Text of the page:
Oena capensis (Namaqua dove) 

Namakwaduifie [Afrikaans]; Ihotyazana [Xhosa]; isiKhombazane-senkangala, uNkombose [Zulu]; Kambowo [Kwangali]; Mokhoroane, Mokhorane [South Sotho]; Kanjivamutondo, Nhondoro [Shona]; Xivhambalana (generic term for dove) [Tsonga]; Mmalommi, Rrankundunyane, Tsêbêru [Tswana]; Maskerduif [Dutch]; Tourtelette masquée [French]; Kaptäubchen [German]; Rola-rabilonga [Portuguese]

Life > Eukaryotes > Opisthokonta > Metazoa (animals) > Bilateria > Deuterostomia > Chordata > Craniata > Vertebrata (vertebrates)  > Gnathostomata (jawed vertebrates) > Teleostomi (teleost fish) > Osteichthyes (bony fish) > Class: Sarcopterygii (lobe-finned fish) > Stegocephalia (terrestrial vertebrates) > Tetrapoda (four-legged vertebrates) > Reptiliomorpha > Amniota > Reptilia (reptiles) > Romeriida > Diapsida > Archosauromorpha > Archosauria > Dinosauria (dinosaurs) > Saurischia > Theropoda (bipedal predatory dinosaurs) > Coelurosauria > Maniraptora >Aves (birds) > Order: Columbiformes > Family: Columbidae

Oena capensis (Namaqua dove) Oena capensis (Namaqua dove) 
Oena capensis (Namaqua dove) 
Namaqua dove immature male, Kimberley, South Africa. [photo Trevor Hardaker ©] Namaqua dove male (top) and female (bottom). [photo Gerhard Theron ©]

The Namaqua dove occurs across sub-Saharan Africa, occupying a wide variety of mostly arid habitats, such as Acacia savanna, arid shrubland, farmland and rural gardens. It eats almost exclusively seeds, doing most of its foraging on the ground, especially on gravel or on the edges of roads. The nest is a fragile saucer made mostly of twigs, usually placed about 1 metre above ground in a shrub, tree sapling or dead dead branch. It lays 1-2 eggs, which are incubated by both sexes, for 13-16 days. In one study, the chicks were brooded for the first 4-5 days of their lives, and remained in the nest for 16 days.

Distribution and habitat

Occurs across sub-Saharan Africa, absent only from the lowland forests of West Africa and the DRC. In southern Africa it is widespread and common, occurring across Namibia, Botswana, parts of Mozambique, Zimbabwe and South Africa. It generally prefers Acacia savanna, arid shrublands, agricultural areas, farmyards, rural gardens and occasionally alien tree stands.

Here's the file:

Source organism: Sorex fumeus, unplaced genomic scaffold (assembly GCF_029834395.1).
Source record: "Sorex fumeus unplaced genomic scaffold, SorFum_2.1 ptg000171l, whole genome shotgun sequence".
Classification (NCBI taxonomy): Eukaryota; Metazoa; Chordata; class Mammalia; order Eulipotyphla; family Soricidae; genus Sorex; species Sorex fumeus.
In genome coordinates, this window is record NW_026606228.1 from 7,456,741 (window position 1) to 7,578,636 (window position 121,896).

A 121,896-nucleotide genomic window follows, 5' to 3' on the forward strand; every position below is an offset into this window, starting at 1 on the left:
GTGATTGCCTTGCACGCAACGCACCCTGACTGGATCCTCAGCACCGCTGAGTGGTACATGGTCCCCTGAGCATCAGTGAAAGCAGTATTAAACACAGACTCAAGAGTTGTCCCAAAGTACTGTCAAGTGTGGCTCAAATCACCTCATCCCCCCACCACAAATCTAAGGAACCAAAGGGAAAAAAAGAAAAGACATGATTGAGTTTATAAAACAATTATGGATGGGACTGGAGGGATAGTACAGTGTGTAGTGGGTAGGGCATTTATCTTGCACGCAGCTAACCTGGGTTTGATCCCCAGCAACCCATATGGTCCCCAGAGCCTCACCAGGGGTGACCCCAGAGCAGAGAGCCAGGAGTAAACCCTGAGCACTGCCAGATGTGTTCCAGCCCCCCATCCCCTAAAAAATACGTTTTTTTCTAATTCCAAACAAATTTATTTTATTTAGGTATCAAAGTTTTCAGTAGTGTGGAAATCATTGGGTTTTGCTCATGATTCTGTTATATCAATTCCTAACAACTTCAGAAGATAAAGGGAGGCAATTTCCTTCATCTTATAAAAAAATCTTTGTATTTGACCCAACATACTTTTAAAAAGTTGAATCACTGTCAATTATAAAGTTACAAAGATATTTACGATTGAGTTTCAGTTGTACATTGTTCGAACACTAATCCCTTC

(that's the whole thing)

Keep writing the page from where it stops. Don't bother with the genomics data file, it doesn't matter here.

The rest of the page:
Distribution of Namaqua dove in southern Africa, based on statistical smoothing of the records from first SA Bird Atlas Project (© Animal Demography unit, University of Cape Town; smoothing by Birgit Erni and Francesca Little). Colours range from dark blue (most common) through to yellow (least common). See here for the latest distribution from the SABAP2.  

Predators and parasites

Food 

Eats almost exclusively seeds, doing most of its foraging on the ground, especially on gravel or on the edges of roads. The following food items have been recorded in its diet:

  • Seeds
    • Amaranthus (pigweed)
    • Aridaria (donkievygies)
    • Chenopodium mucronatum (Misbredie)

Breeding

  • Both sexes build the nest, which is fragile saucer made of rootlets, twigs and petioles, with the inside lined with grass and rootlets. It is typically placed about one metre above ground in an Acacia sapling, shrub, dead branch or occasionally a grass tuft.
Oena capensis (Namaqua dove)   

Namaqua dove female feeding its chick, Sericea farm, South Africa. [photo Warwick Tarboton ©]

 
  • Egg-laying season is year-round, peaking from about July-December.
  • It lays 1-2 eggs, which are incubated by both sexes for 13-16 days.
  • In one study, the chicks were brooded for the first 4-5 days of their lives, remaining in the nest for 16 days.

Threats

Not threatened, in fact widespread and common.

References

  • Hockey PAR, Dean WRJ and Ryan PG 2005. Roberts - Birds of southern Africa, VIIth ed. The Trustees of the John Voelcker Bird Book Fund, Cape Town. 

 

 

 Contact us if you can contribute information or images to improve this page.

Birds home   Biodiversity Explorer home   Iziko home   Search